Instant Pot Hard-Boiled Eggs, or Is the 5-5-5 Method a Myth?

Instant Pot Hard-Boiled Eggs, or Is the 5-5-5 Method a Myth?

Instant Pot Hard-Boiled Eggs

Have you done hard-boiled eggs in your Instant Pot? Are they easier to peel? What’s the normal process? Could a stove top pressure cooker be used?

email from Terry

I’m behind the trend on this one. Instant Pot hard-boiled eggs are all over the web – especially Facebook. People say they are quick, consistent, and easy to peel.

Now, I love eggs, but I have not tried pressure cooking. I overdosed on hard-boiled eggs during a low-carb diet a few years back, so I’ve been avoiding them. Also, I was playing with sous vide eggs, trying to get the perfect soft-boiled egg.

The other issue: hard-boiled eggs are easy to overcook, resulting in a green-ringed, rubbery yolk. I tried all sorts of stovetop methods, settling on one from Cooks Illustrated: start with cold water and eggs, bring to a boil, then finish off the heat with a 12-minute rest. It worked better than most, but it was still not consistent. Sometimes the eggs were not completely cooked. Years later, Kenji Alt explained why: the amount of water matters in this technique, because water acts as a thermal battery. A large pot of water cooks the eggs more than a small pot of water. I stuck with this method through my low-carb diet phase. (And I do mean stuck, the way the shells stuck to the eggs as I tried to peel them.)

Researching this recipe, I couldn’t find the articles from ten years ago explaining how to boil eggs. I missed the hard-boiled shift to steaming a few years back. Both Cooks Illustrated and Kenji now say that steaming eggs is the way to go. (That’s right, the best hard-boiled eggs are not boiled.) Why? Steam is gentle, consistent heat compared to boiling water. That was my “Aha!” moment – steam power makes a pressure cooker a good egg cooker. I use my pressure cooker as a pressure steamer all the time for Pressure Cooker Cheesecake. I’m in! Time for some internet research, let’s compare recipes and see how everyone pressure cooks their eggs.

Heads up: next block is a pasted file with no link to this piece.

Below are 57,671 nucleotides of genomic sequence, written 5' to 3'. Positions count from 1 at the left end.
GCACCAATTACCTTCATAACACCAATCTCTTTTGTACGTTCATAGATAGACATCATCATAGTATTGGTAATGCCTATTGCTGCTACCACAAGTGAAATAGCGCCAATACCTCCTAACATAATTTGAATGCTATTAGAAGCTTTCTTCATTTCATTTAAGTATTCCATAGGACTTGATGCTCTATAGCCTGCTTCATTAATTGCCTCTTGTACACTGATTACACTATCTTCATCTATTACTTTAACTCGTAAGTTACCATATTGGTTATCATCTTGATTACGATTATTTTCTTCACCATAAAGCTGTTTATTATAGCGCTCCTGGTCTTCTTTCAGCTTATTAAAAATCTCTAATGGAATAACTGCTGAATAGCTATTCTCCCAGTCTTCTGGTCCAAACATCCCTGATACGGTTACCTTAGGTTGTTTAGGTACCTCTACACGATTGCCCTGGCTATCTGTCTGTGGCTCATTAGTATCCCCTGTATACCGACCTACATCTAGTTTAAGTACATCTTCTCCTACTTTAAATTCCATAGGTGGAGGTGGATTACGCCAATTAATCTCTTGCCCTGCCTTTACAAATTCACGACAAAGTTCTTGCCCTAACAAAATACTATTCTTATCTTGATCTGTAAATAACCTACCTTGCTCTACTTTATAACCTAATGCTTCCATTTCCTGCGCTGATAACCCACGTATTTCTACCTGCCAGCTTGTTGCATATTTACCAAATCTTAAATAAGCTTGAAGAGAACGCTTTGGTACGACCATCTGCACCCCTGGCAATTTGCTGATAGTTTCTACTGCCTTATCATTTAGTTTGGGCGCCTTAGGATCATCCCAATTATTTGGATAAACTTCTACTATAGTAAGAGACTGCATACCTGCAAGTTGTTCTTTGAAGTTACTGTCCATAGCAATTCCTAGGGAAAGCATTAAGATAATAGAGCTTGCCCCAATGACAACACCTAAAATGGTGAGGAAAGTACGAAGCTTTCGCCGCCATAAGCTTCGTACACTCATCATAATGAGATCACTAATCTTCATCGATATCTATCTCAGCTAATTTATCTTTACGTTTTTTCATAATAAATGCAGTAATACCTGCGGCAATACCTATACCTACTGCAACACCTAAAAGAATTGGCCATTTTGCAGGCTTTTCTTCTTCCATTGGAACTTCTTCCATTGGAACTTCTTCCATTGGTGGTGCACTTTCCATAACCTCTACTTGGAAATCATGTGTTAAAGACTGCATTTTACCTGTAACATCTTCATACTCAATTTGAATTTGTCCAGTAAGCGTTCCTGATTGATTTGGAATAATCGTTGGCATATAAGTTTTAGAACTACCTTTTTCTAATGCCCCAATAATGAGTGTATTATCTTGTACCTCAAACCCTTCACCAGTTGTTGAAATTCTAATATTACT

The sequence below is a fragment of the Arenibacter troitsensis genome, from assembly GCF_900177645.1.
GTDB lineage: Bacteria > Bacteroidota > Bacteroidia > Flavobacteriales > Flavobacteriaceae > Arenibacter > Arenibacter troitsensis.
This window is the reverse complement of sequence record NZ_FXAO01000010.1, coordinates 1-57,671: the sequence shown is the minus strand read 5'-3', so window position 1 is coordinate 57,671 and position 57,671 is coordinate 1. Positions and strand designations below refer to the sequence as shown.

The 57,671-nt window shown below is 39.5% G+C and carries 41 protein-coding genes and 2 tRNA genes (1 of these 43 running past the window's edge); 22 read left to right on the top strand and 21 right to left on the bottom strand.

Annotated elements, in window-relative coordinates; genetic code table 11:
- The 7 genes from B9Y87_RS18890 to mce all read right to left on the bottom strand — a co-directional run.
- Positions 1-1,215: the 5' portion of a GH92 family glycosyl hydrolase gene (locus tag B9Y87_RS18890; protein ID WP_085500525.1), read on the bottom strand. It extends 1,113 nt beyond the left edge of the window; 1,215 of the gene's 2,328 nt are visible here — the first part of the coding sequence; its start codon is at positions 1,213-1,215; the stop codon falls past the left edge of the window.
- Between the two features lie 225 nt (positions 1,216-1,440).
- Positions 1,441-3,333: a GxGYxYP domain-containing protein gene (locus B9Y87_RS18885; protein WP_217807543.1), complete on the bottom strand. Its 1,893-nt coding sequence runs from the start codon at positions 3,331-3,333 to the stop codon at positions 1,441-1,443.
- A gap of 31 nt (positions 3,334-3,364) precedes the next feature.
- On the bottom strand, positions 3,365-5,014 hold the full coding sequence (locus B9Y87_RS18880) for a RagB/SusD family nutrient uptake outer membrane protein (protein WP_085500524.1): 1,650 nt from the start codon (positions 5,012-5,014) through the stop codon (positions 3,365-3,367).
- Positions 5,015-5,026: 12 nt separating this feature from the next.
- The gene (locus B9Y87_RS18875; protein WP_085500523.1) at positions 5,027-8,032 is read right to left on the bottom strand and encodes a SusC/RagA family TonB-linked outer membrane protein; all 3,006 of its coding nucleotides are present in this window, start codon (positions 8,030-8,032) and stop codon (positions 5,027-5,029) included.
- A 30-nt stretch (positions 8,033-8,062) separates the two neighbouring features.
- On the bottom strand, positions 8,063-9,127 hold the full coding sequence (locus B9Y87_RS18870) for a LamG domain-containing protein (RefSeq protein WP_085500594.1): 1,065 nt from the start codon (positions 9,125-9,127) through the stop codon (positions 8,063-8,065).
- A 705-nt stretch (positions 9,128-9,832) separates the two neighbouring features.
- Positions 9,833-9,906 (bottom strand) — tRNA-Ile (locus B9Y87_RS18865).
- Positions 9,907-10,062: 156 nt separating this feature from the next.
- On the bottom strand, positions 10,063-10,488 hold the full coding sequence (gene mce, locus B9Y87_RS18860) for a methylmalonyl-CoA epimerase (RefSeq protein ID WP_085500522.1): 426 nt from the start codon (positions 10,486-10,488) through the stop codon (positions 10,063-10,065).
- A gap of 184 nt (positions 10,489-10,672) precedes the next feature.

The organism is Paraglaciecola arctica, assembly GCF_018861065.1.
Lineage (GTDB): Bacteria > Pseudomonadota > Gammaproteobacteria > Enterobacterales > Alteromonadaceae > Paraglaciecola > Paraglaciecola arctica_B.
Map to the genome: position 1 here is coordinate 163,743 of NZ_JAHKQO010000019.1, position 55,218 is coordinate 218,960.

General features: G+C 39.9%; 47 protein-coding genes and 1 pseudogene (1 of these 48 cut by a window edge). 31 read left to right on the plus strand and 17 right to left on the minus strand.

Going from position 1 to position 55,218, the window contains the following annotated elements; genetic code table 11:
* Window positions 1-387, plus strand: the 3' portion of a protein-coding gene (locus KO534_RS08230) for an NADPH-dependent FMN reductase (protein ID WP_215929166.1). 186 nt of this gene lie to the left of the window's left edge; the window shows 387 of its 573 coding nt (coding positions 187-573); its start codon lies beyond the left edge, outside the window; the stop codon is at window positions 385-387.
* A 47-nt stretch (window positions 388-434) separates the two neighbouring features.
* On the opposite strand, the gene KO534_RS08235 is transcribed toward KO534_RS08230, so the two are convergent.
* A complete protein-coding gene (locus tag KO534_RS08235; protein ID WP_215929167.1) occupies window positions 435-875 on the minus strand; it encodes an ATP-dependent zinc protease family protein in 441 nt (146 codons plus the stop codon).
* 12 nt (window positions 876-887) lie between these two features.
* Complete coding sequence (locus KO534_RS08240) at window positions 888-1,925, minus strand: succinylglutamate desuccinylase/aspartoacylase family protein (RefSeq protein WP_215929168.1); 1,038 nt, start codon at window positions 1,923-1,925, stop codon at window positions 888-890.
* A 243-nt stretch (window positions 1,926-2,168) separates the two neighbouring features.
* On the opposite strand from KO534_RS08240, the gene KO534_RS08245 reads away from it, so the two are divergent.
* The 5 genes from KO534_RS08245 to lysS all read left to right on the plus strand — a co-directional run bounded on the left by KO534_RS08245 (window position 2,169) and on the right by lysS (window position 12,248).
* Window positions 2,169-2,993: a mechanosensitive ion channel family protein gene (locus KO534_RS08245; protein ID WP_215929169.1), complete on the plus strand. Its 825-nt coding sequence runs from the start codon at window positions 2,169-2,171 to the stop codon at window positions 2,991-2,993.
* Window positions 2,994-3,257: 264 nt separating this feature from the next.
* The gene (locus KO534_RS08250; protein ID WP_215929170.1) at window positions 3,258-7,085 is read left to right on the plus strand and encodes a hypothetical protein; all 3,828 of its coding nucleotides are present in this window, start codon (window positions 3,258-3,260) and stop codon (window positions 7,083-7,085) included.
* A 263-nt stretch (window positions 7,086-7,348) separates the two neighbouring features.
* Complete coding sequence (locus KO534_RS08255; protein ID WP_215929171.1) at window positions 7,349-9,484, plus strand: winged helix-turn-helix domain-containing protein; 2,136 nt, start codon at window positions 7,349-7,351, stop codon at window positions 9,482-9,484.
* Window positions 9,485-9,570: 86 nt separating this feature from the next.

Everyone uses the 5-5-5 method: 5 minutes pressure cooking, 5 minutes natural pressure release, 5 minutes in an ice water bath to chill. Done. That seems so easy, but I hear my mother saying “if everyone jumped off a bridge, would you do it too?”

Undercooked (1-5-5), Just Right (5-5-5), Overcooked (5-15-5)

I test 5-5-5, and it does work – hard boiled eggs, easy to peel, just the way I like them. I try some variations – shorter times under pressure or quick releasing the pressure immediately undercook the eggs; longer cooking times or a full natural pressure release overcook the eggs. I should have trusted the wisdom of the internet: everyone uses 5-5-5 because it works, and works well. (Sorry Mom, everyone was right.) 1

Everyone was right about the easy peeling, too. After chilling, the shells don’t stick to the pressure cooker hard-boiled eggs, like they used to with my stovetop eggs. I’m a pressure cooker egg convert, and I think I’m ready for some more hard-boiled eggs.


What do you think?

Questions? Other ideas? Leave them in the comments section below.

Related Posts

Pressure Cooker New York Cheesecake
Pressure Cooker Penne with Sausage and Peppers
Pressure Cooker Chicken Soup with Rice (from Scratch)
My other Pressure Cooker Recipes

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  1. I can’t help myself with the “is 5-5-5 A Myth?” headline. It’s my chance to share Betteridge’s Law of Headlines: Any headline that ends in a question mark can be answered by the word “No.” ↩

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